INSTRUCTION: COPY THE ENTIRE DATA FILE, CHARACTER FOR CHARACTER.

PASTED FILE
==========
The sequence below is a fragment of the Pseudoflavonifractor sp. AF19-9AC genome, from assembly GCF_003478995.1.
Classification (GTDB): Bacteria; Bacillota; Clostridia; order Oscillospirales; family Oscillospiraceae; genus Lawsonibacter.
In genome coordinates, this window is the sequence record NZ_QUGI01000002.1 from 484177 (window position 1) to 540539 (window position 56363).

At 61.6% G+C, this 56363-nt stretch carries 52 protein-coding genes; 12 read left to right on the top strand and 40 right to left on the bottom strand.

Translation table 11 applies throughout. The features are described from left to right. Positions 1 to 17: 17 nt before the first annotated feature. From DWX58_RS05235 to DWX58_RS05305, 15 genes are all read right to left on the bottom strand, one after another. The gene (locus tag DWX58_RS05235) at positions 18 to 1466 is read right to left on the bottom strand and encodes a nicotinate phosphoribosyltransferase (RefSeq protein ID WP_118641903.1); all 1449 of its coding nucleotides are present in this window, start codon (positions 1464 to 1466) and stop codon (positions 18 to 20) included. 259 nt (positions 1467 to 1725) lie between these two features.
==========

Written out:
The sequence below is a fragment of the Pseudoflavonifractor sp. AF19-9AC genome, from assembly GCF_003478995.1.
Classification (GTDB): Bacteria; Bacillota; Clostridia; order Oscillospirales; family Oscillospiraceae; genus Lawsonibacter.
In genome coordinates, this window is the sequence record NZ_QUGI01000002.1 from 484177 (window position 1) to 540539 (window position 56363).

At 61.6% G+C, this 56363-nt stretch carries 52 protein-coding genes; 12 read left to right on the top strand and 40 right to left on the bottom strand.

Translation table 11 applies throughout. The features are described from left to right. Positions 1 to 17: 17 nt before the first annotated feature. From DWX58_RS05235 to DWX58_RS05305, 15 genes are all read right to left on the bottom strand, one after another. The gene (locus tag DWX58_RS05235) at positions 18 to 1466 is read right to left on the bottom strand and encodes a nicotinate phosphoribosyltransferase (RefSeq protein ID WP_118641903.1); all 1449 of its coding nucleotides are present in this window, start codon (positions 1464 to 1466) and stop codon (positions 18 to 20) included. 259 nt (positions 1467 to 1725) lie between these two features.